Tibetan meditation – album credits
Grant Young Fretless Bass
David Roberts Arranger
Mike Rogers Tibetan Thighbone
Al Jenkins Engineer
Harvey Summers Sound Design
Hanna Burchell Cymbals, Singing Bowls, Gong
Phil Thornton Keyboards, Singing Bowls, Temple Bells, Bamboo Flute, Percussion Programming, Producer

Tibetan Horn
Tebetan Horn

A kaleidescope of incredible musical invention that compels the listener along an inner and outer journey of spiritual awakening and attainment, across the ‘roof of the world’ – the Himalayan ‘abode of the snows’. From the primal initiations of Shamanic and Buddhist rites, be guided to the inaccessible summits, plateaus and glaciers of mountain Ashrams, following the ravines down to the sub-tropical jungles and holy lands of India. An authentic, outstanding experience of pure artistry, insight and deep, universal harmony. A keen sorcerer of sonic visions, Phil Thornton has written and produced over 20 solo albums – with sales of 1,200,000+ world wide – since beginning his musical odyssey in the early ’80s with the group ‘Expandis’ (a unique artists collective best known for their innovative use of electronic sound).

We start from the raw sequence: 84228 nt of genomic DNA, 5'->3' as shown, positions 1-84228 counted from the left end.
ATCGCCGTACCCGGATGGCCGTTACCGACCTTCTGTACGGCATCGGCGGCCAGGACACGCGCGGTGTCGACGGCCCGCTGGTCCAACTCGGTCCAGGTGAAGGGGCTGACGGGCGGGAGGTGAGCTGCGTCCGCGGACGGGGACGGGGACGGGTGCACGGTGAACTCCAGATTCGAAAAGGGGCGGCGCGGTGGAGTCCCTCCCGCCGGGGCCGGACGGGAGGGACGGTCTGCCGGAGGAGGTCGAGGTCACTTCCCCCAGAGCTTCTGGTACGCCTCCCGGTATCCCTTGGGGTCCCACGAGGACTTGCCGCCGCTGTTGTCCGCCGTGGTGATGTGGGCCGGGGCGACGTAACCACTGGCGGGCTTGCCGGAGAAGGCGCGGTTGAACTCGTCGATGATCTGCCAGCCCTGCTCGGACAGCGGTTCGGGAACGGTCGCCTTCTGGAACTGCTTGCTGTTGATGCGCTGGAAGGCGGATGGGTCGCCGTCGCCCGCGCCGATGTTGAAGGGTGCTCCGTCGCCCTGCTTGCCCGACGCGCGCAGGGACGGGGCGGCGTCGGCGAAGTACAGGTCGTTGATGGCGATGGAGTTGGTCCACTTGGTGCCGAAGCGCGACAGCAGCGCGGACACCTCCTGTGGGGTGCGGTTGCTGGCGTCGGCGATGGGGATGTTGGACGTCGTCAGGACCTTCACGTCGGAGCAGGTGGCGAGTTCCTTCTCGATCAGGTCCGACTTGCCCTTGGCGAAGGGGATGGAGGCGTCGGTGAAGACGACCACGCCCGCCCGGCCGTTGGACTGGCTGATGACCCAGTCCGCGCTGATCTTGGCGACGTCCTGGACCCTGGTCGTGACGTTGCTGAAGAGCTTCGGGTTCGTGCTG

Album Details
Released 1993 by New World Music.
Bon – a clash of cymbals
(2:24)
Through The ‘Valley Of The Flowers’ (2:10)
Bon – reprise (1:20)
Solitude In Focus (3:23)
The Way (10:32)
a) Pilgrimage
b) Union
Prayer On The Wind (3:49)
Rivers Of Ice (10:17)
The Cave Of Amarmath (1:14)
Falling Into The River of Exile (10:47)
a) Deliverance
b) Rain Forest
c) Indus
d) Source
Instrumentation
Phil Thornton – Recorders, moog, keyboards, chimes, ambient sounds, programming and digital compilation.
Steven Cragg – Dong Chen (on Tibetan Horn), crystal bowls, didgeridoo,talking drum, rainmaker, gong, temple and finger bells, percussion, chimes, ambient sounds, programming and digital compilation.
David Voase – Tabla (on Rivers Of Ice)
Composed, produced and engineered by Phil Thornton and Steven Cragg.
Chinese Bamboo Flute Music
Bamboo flute

As requested by Parvez in his comment on Zuozheng He and as an contrast on the Tibetan Meditational Music, the sound of an Chinese bambo flute is quite different. Traditional Chinese musical instruments comprise a wide range of string instruments (both bowed and plucked), wind instruments, and percussion instruments. Traditionally, they were also classified according to the materials used in their construction. Chinese flutes are either played solo, or collectively in large orchestras (as in the former imperial court) or in smaller ensembles (in teahouses or public gatherings). Normally, there is no conductor in traditional Chinese music, or use of musical scores or tablature whilst in performance. Music was generally learned orally and memorized by the musician(s) beforehand, then played without aid, meaning totally accuracy and teamwork is required. But nowadays, music scores can be used, or a conductor if the number of musicians is large enough for that need. There are different kind of flutes :